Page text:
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Nurse Tutoring Proves to be a Vital Resource

Teaching nursing students to think like a nurse takes time and practice. Some students intuitively pick it up, and others need some extra time, focus and individualized guidance to flip that switch and start earning successful grades. Academic Support is an excellent resource for general needs such as chemistry or math tutoring, but nursing students need an experienced nurse to guide them in nursing programs.

Dr. Joan Ulloth has been a nursing instructor here for 39 years. She completed a doctoral degree in educational leadership with a dissertation on the use of humor in teaching nursing. Years ago, she realized that certain students would benefit from individualized instruction, so in 2004 she proposed the nursing division offer weekly tutoring hours for students.

She has a natural gift for understanding students who demonstrate a wide range of learning styles and meets them at their individual levels. Watching her teach or having a conversation with her, one can see she is passionate about how to reach individual students to help them meet their needs where they are.

Her initial idea to start a nursing tutor program was accepted by the Kettering College administration. They replaced her clinical hours, which an adjunct instructor could cover, with tutoring hours. This allowed her to offer tutoring to students who were referred to her by their instructors. The goal was to identify and correct students’ issues early in the term before they caused undue frustration and poor grades.  

Dr. Ulloth initially meets with a student to determine what the issues might be. Sometimes it’s simply a matter of helping students learn how to best manage their time. It may be the student is finding it difficult to grasp and retain concepts. For other students it is learning how to apply what is learned to a variety of situations in case studies, test questions, or clinical experiences. Learning to read and listen constructively helps the student progress and gain confidence to think and act as a nurse. Being able to have one-on-one focused time with an instructor who can recognize and respond to these issues often has a positive effect on the student’s success.

“Within the first hour, I can get a sense of where their difficulties are and suggest how they should move forward.”

-Dr. Joan Ulloth, PhD, RN, CNE
Professor, Division of Nursing

Dr. Ulloth observes that students can be understandably fragile because there is so much riding on their success. They believe if they fail a course, they don’t have the ability to be a nurse and the money and time they have spent has been wasted. The pressure to succeed as a nurse adds even more stress. Joan empathizes with this mindset and coaches students how to cope with setbacks and how to develop resilience.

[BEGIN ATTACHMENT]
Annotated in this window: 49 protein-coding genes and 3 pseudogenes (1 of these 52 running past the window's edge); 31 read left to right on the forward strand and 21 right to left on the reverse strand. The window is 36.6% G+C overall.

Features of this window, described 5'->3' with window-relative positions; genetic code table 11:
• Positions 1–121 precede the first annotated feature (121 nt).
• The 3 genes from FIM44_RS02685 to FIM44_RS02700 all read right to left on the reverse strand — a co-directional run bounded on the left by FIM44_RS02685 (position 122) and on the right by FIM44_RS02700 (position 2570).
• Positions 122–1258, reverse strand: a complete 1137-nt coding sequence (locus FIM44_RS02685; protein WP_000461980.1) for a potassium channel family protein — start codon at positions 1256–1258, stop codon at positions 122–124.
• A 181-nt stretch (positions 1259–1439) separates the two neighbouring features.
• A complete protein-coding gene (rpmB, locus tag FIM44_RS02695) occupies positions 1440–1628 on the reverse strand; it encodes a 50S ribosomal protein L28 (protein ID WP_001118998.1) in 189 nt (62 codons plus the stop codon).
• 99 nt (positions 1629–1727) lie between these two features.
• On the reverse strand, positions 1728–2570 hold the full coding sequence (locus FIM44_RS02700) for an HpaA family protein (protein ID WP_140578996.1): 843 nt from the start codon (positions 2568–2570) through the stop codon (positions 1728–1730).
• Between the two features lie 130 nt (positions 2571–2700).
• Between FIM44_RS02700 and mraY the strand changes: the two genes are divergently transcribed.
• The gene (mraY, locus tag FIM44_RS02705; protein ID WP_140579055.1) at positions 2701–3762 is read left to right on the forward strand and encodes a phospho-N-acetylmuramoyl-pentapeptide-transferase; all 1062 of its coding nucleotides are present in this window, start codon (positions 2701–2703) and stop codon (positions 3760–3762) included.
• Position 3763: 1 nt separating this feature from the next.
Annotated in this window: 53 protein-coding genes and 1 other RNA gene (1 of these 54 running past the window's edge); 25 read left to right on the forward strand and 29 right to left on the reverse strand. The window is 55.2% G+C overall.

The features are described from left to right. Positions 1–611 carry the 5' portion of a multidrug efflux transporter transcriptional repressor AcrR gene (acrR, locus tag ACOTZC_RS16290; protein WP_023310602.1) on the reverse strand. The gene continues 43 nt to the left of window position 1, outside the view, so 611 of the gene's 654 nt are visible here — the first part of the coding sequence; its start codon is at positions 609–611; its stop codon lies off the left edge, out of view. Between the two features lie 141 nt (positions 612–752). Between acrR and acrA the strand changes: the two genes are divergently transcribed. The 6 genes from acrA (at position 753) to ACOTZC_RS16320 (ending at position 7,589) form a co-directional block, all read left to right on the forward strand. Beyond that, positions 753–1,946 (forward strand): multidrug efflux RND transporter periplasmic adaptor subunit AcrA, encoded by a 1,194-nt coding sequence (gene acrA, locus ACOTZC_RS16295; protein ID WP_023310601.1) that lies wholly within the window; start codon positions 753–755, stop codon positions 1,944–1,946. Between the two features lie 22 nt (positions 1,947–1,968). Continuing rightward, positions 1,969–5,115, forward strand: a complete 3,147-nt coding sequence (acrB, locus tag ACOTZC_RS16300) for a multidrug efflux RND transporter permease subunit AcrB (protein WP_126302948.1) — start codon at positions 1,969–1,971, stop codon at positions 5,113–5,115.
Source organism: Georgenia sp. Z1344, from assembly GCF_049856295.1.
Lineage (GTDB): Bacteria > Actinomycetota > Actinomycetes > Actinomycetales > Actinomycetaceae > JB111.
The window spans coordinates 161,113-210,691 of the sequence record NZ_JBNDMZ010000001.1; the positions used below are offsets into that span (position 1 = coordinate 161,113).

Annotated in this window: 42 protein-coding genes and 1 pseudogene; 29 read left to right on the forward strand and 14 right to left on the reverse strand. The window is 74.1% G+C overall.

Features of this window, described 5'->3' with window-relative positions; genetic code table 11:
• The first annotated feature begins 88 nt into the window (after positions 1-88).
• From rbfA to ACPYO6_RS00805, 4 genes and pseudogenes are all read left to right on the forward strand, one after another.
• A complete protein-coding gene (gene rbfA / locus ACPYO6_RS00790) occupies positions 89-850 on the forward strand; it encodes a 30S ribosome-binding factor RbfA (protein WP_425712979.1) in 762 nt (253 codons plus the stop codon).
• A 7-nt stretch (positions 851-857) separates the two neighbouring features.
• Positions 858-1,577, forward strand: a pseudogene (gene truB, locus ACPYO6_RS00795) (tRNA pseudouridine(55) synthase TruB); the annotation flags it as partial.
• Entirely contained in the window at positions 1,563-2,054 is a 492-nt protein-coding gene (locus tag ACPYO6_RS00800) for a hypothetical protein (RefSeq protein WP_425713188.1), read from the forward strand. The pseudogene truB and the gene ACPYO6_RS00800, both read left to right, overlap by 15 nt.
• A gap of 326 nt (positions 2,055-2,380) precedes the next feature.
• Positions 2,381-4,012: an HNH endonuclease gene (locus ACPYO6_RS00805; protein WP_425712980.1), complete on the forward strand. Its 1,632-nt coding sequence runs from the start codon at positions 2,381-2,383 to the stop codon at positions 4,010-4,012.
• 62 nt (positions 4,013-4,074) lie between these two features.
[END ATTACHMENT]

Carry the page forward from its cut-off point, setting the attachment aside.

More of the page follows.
Her role as a tutor can range from offering advice on how to put forth more effort to modeling new ways of thinking to those who are already exercising good effort.  She is an encouraging cheerleader, helping students acquire the necessary tools to become successful nurses.   

She predicts the division’s need to offer individualized tutoring to nursing students will become more important as the effects COVID-19 has had on learning become more apparent. There is evidence that many students have struggled with learning or social issues created by the lack of face-to-face instruction. These difficulties are likely to continue affecting these students as they head into college years from now.  

She points out she can’t prove this forecast, but she knows that tutoring works. She has observed tutoring works best when an instructor identifies a problem early in the semester and refers the student; however, the student must take the initiative to meet with her and devote time and effort to their own success.

Dr. Ulloth believes the ideal nursing student is not necessarily the one with straight A’s. The more successful student is the one who takes ownership of the obstacles, asks for help and acts on it. An ideal nursing student is determined to succeed and learns how to actively listen and exercise critical thinking. Isn’t this also exactly the type of nurse we hope to encounter?


About Kettering College
Kettering College is a fully accredited, coeducational college that specializes in health science education.  A division of Kettering Health, the College is located on the Kettering Health Main campus in a suburb of Dayton, Ohio, and is chartered by the Seventh-day Adventist Church.  Kettering College offers an Occupational Therapy Doctoral program, a Master of Physician Assistant, Bachelor and Associate of Science degrees, and certificate programs.


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